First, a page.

Run also features collaborative work with SAFIA, beats pin-up boy Lido, and Perth trap lords Slumberjack, with whom she traded music years ago.
“I think even if we weren’t doing music we’d be really good friends – we say that to each other a lot,” she says. “I love those boys. I think there’s big things coming for them. I played a show with them once like years ago, and, like, far out, they were amazing. I really hate when people don’t take the time to listen to people who send them music. I think that’s a big mistake. There’s another kid called Tasker who emailed me I think when he was 16, and I actually opened one of my triple j mixes with one of his tracks, and he’s just a kid from a regional town in New South Wales. And he’s amazing.
“There’s incredible stuff everywhere, and I hate when people don’t give other artists that are just starting the time of day. It’s super important.”
Australian trap exploded at the pinnacle of viral marketing, and the scene, dominated by web-savvy, young, bedroom-studio graduates, is bound up in internet memes, tumblr ‘aesthetic’, and post-ironic nostalgia. Alison’s a prolific social media user, but unlike a lot of her contemporaries, she doesn’t buy into strategic posting.
“I don’t ever really wanna think about being worried about how I present myself, or even think about how I present myself,” she says. “I think that’s the worst thing I could ever do. It’d drive me crazy. So I just try to be myself. I am myself. I dunno, I’m really honest – if you read my Twitter or my Facebook updates, it’s just me being a dork, writing exactly what I’m thinking. I think the more people think about what they wanna be, the worse they’ll be – I don’t think that communicates. People smell bullshit. I mean, I’m someone who’s a fan of other people, who appreciates other artists, I can tell when someone’s not being themselves.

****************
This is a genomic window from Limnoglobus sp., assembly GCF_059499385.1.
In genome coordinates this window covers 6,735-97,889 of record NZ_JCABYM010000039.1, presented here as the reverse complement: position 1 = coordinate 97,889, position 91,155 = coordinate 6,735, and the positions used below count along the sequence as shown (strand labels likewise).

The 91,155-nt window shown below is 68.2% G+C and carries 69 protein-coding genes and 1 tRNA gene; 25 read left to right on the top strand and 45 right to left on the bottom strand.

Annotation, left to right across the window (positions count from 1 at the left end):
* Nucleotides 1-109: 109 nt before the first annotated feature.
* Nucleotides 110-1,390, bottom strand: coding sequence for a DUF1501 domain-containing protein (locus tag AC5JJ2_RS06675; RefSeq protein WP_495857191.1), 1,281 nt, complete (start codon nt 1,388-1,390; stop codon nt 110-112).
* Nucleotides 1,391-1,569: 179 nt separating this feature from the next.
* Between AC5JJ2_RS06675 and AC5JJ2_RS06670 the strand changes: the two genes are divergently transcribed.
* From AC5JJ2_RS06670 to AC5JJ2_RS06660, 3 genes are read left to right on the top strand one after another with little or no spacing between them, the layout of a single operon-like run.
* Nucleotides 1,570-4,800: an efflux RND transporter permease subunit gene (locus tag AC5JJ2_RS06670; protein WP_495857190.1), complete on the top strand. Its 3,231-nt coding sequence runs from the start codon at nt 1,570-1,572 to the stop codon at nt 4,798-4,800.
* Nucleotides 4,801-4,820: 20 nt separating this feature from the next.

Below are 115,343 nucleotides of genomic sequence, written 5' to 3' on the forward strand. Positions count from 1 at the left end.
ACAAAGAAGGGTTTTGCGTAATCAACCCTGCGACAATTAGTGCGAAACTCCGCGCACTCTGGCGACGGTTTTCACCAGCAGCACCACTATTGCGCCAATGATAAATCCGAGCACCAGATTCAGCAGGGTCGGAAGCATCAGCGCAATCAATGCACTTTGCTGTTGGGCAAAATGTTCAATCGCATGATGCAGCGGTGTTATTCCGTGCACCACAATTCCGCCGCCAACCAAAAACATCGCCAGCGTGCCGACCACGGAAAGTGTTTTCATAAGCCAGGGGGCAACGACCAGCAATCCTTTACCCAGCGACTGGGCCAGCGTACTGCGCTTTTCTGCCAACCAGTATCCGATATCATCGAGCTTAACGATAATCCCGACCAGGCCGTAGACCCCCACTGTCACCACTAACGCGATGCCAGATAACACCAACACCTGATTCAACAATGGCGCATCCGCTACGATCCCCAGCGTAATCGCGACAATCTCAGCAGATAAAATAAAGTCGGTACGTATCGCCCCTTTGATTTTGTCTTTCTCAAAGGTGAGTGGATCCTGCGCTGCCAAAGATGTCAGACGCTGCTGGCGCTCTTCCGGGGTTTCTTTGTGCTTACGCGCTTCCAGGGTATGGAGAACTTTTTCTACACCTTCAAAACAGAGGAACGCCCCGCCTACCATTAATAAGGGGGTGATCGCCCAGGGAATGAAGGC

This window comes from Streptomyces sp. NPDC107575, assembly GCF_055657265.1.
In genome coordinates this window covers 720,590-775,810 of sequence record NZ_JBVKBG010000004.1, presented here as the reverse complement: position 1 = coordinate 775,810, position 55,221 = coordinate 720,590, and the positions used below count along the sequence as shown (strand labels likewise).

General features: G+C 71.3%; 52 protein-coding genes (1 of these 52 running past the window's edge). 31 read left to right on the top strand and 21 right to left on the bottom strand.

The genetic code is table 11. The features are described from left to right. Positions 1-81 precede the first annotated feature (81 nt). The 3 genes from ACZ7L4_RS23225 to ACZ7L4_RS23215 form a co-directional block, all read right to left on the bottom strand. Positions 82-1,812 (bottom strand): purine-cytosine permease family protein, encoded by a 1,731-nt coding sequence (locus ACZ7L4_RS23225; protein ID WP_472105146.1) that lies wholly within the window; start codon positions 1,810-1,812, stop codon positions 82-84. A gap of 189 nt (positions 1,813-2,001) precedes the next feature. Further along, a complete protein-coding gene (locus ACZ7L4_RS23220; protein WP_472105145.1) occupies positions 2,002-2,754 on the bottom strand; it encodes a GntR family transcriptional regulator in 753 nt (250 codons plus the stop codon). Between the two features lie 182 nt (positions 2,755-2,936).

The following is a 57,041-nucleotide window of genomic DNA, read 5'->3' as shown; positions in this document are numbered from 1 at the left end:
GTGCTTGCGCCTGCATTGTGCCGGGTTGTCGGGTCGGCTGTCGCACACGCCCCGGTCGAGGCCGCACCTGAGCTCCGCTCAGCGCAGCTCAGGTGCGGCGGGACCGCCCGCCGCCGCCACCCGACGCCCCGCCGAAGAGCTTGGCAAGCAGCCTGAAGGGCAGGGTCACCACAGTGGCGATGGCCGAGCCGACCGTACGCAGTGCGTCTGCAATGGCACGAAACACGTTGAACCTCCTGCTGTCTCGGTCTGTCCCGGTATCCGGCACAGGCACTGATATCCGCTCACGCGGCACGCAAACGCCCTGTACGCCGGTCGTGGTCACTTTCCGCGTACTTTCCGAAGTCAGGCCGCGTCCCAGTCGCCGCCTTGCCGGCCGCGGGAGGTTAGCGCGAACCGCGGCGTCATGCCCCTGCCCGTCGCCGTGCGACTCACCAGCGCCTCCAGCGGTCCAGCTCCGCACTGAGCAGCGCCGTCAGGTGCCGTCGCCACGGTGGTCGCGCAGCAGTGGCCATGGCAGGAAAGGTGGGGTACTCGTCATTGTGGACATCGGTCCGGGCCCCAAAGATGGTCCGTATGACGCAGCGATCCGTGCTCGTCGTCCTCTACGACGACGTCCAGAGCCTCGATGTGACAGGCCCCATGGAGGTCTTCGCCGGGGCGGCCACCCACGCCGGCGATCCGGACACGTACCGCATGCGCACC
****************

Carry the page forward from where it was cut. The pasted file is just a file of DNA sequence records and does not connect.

“I enjoy social media. I don’t think of it as marketing. It’s a good way to vent, especially on Twitter. I never really thought about it until people started asking me about it recently. I just hate the word ‘marketing’ – it’s so synthetic. I dunno, I’m just doing my thing – and in saying that, I love interacting with people online, so if people tweet at me or write to me I’ll read it and respond. I read every email I get sent. It’s cool.”
That transparency and accessibility is a large part of what makes Alison the artist she is. She’s opened her DJ sets and originals tracks all kinds of influences, and she’s earned herself a following who recognise that mutual respect.
“I guess the one thing I’m trying to do is show people you don’t need all the kitschy things around you to be able to communicate your message,” Alison says. “I’ve never taken advantage of the fact I’m a woman to do anything. In my live shows, there’s never crazy LCD screens, it’s all lasers and I have behind me a projection of a GoPro that’s over my hands so people can see what I’m doing. In terms of music, I don’t sit there and go, ‘I’m a singer! I’m this, I’m that‘ – it’s just, ‘Here’s some music’. Letting your art speak for you is probably the best thing you can do.”